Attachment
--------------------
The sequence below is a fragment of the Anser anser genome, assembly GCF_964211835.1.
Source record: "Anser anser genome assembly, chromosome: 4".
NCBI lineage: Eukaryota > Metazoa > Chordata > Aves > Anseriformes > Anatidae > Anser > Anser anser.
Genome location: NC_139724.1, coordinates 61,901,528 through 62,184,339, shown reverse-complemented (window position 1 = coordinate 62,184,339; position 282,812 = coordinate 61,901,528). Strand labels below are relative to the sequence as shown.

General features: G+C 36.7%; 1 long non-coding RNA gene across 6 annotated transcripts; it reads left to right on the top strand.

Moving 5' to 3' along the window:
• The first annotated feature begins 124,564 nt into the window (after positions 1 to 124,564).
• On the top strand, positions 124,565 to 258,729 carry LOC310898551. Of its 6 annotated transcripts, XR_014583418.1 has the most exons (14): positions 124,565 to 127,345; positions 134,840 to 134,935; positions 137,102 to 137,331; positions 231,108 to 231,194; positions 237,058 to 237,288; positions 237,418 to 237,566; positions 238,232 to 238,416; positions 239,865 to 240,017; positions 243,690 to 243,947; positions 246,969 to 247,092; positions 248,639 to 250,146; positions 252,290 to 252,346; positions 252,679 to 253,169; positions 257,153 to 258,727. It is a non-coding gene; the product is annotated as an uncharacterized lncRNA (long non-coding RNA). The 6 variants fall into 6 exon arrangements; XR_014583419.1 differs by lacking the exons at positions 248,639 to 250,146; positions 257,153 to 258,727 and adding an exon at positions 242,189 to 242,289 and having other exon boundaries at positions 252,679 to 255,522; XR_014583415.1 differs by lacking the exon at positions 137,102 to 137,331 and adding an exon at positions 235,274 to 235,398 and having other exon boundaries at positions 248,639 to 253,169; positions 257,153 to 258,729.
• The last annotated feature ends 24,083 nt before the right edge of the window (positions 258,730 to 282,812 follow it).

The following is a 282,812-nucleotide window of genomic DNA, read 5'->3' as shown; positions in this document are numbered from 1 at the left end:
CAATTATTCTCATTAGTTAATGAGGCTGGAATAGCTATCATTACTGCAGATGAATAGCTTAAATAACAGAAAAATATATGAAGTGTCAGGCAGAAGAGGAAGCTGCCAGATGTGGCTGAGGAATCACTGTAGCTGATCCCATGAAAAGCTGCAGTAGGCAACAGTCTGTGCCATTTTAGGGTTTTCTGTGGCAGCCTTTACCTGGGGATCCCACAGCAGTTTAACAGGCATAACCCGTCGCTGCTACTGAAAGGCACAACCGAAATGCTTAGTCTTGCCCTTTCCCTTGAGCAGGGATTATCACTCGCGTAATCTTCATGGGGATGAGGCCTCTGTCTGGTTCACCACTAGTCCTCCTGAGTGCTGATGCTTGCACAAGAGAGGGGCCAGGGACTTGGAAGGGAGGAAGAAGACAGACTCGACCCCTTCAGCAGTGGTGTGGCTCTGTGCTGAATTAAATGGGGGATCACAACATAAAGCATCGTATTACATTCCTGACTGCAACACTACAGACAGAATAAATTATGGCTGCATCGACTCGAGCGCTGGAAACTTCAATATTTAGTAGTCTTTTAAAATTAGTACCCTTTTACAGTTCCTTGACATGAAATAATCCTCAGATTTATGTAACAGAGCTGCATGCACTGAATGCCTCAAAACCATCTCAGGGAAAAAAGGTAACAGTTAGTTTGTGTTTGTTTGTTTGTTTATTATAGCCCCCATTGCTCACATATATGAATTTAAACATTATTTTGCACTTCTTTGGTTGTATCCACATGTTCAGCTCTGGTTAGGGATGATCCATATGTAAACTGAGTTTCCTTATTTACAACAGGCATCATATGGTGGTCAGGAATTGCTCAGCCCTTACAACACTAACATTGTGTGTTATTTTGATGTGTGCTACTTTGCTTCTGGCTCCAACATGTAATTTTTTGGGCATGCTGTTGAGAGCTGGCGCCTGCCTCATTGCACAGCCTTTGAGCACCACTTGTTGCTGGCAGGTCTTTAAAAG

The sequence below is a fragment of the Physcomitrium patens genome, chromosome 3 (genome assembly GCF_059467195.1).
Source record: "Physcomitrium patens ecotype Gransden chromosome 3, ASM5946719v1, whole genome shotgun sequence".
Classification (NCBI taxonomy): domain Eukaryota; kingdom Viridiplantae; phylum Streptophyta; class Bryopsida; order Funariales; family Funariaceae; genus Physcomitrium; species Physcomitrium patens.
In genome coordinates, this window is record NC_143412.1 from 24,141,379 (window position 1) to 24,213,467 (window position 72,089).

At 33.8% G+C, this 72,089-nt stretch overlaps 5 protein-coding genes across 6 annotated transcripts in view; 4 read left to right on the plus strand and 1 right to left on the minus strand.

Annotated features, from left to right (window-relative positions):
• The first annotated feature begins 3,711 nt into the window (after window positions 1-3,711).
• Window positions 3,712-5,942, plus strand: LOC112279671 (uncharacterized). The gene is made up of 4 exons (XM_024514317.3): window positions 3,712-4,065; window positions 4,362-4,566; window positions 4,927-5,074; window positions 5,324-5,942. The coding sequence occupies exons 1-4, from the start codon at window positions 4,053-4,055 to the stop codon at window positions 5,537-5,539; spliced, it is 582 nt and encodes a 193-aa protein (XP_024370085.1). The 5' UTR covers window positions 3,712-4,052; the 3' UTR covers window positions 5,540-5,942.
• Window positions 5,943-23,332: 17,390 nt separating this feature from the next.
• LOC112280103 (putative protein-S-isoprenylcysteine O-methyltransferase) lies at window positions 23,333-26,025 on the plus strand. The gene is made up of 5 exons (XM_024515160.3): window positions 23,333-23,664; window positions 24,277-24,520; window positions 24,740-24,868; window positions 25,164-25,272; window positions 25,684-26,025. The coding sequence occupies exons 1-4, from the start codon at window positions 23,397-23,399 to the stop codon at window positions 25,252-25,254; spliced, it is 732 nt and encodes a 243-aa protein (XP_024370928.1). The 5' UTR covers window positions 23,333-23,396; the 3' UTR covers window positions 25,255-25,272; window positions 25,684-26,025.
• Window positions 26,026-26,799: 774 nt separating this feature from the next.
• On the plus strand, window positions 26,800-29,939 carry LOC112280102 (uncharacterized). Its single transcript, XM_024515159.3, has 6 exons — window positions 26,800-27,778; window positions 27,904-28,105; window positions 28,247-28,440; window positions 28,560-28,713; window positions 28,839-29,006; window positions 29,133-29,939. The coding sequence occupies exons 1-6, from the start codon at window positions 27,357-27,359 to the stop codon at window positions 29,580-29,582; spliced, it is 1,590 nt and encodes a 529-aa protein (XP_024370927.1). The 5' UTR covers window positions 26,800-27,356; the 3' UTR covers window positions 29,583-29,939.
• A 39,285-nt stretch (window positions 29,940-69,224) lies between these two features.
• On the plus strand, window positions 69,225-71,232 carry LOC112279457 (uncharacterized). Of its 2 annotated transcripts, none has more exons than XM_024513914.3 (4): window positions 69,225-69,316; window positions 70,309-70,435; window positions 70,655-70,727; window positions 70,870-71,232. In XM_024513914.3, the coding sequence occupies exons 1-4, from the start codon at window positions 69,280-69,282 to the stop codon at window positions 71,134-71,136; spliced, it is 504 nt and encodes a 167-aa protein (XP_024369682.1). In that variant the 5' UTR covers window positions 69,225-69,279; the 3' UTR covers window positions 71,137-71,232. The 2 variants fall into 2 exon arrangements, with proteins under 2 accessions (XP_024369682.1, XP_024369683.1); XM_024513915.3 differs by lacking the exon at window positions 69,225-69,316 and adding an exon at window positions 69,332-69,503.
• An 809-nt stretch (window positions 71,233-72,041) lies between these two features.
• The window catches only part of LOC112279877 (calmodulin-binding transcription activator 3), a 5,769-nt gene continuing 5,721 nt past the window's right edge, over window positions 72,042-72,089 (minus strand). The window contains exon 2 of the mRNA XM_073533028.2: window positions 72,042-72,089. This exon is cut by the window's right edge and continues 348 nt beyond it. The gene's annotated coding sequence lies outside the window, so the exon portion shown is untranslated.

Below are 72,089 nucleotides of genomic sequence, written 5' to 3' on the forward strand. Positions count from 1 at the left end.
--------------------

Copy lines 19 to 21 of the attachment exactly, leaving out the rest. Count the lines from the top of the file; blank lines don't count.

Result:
• Window positions 3,712-5,942, plus strand: LOC112279671 (uncharacterized). The gene is made up of 4 exons (XM_024514317.3): window positions 3,712-4,065; window positions 4,362-4,566; window positions 4,927-5,074; window positions 5,324-5,942. The coding sequence occupies exons 1-4, from the start codon at window positions 4,053-4,055 to the stop codon at window positions 5,537-5,539; spliced, it is 582 nt and encodes a 193-aa protein (XP_024370085.1). The 5' UTR covers window positions 3,712-4,052; the 3' UTR covers window positions 5,540-5,942.
• Window positions 5,943-23,332: 17,390 nt separating this feature from the next.
• LOC112280103 (putative protein-S-isoprenylcysteine O-methyltransferase) lies at window positions 23,333-26,025 on the plus strand. The gene is made up of 5 exons (XM_024515160.3): window positions 23,333-23,664; window positions 24,277-24,520; window positions 24,740-24,868; window positions 25,164-25,272; window positions 25,684-26,025. The coding sequence occupies exons 1-4, from the start codon at window positions 23,397-23,399 to the stop codon at window positions 25,252-25,254; spliced, it is 732 nt and encodes a 243-aa protein (XP_024370928.1). The 5' UTR covers window positions 23,333-23,396; the 3' UTR covers window positions 25,255-25,272; window positions 25,684-26,025.